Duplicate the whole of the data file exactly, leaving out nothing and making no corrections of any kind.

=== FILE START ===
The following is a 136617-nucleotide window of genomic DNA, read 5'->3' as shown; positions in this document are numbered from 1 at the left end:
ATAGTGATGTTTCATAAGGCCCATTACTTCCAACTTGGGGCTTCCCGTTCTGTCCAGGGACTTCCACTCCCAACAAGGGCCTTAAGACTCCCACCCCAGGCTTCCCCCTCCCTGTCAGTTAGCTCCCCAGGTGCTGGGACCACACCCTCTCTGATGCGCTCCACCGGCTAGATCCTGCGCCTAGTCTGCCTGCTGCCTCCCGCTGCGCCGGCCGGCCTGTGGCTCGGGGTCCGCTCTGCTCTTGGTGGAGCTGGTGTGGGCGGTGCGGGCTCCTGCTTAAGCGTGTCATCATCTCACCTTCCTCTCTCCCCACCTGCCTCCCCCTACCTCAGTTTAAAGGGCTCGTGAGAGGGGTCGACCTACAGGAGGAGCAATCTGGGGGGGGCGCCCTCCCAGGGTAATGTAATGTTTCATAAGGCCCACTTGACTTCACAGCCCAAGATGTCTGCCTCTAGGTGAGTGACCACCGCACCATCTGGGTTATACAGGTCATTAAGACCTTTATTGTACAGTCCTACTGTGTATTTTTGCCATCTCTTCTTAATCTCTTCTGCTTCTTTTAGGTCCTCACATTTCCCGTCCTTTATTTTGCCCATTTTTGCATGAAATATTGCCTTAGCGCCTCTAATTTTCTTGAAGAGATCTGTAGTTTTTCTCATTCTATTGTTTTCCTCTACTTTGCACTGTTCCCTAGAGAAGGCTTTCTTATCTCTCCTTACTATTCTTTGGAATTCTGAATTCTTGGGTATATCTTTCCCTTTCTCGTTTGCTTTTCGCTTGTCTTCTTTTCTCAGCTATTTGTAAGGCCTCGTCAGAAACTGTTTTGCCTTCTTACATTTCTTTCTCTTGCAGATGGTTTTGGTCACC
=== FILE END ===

The following is a 136617-nucleotide window of genomic DNA, read 5'->3' as shown; positions in this document are numbered from 1 at the left end:
ATAGTGATGTTTCATAAGGCCCATTACTTCCAACTTGGGGCTTCCCGTTCTGTCCAGGGACTTCCACTCCCAACAAGGGCCTTAAGACTCCCACCCCAGGCTTCCCCCTCCCTGTCAGTTAGCTCCCCAGGTGCTGGGACCACACCCTCTCTGATGCGCTCCACCGGCTAGATCCTGCGCCTAGTCTGCCTGCTGCCTCCCGCTGCGCCGGCCGGCCTGTGGCTCGGGGTCCGCTCTGCTCTTGGTGGAGCTGGTGTGGGCGGTGCGGGCTCCTGCTTAAGCGTGTCATCATCTCACCTTCCTCTCTCCCCACCTGCCTCCCCCTACCTCAGTTTAAAGGGCTCGTGAGAGGGGTCGACCTACAGGAGGAGCAATCTGGGGGGGGCGCCCTCCCAGGGTAATGTAATGTTTCATAAGGCCCACTTGACTTCACAGCCCAAGATGTCTGCCTCTAGGTGAGTGACCACCGCACCATCTGGGTTATACAGGTCATTAAGACCTTTATTGTACAGTCCTACTGTGTATTTTTGCCATCTCTTCTTAATCTCTTCTGCTTCTTTTAGGTCCTCACATTTCCCGTCCTTTATTTTGCCCATTTTTGCATGAAATATTGCCTTAGCGCCTCTAATTTTCTTGAAGAGATCTGTAGTTTTTCTCATTCTATTGTTTTCCTCTACTTTGCACTGTTCCCTAGAGAAGGCTTTCTTATCTCTCCTTACTATTCTTTGGAATTCTGAATTCTTGGGTATATCTTTCCCTTTCTCGTTTGCTTTTCGCTTGTCTTCTTTTCTCAGCTATTTGTAAGGCCTCGTCAGAAACTGTTTTGCCTTCTTACATTTCTTTCTCTTGCAGATGGTTTTGGTCACC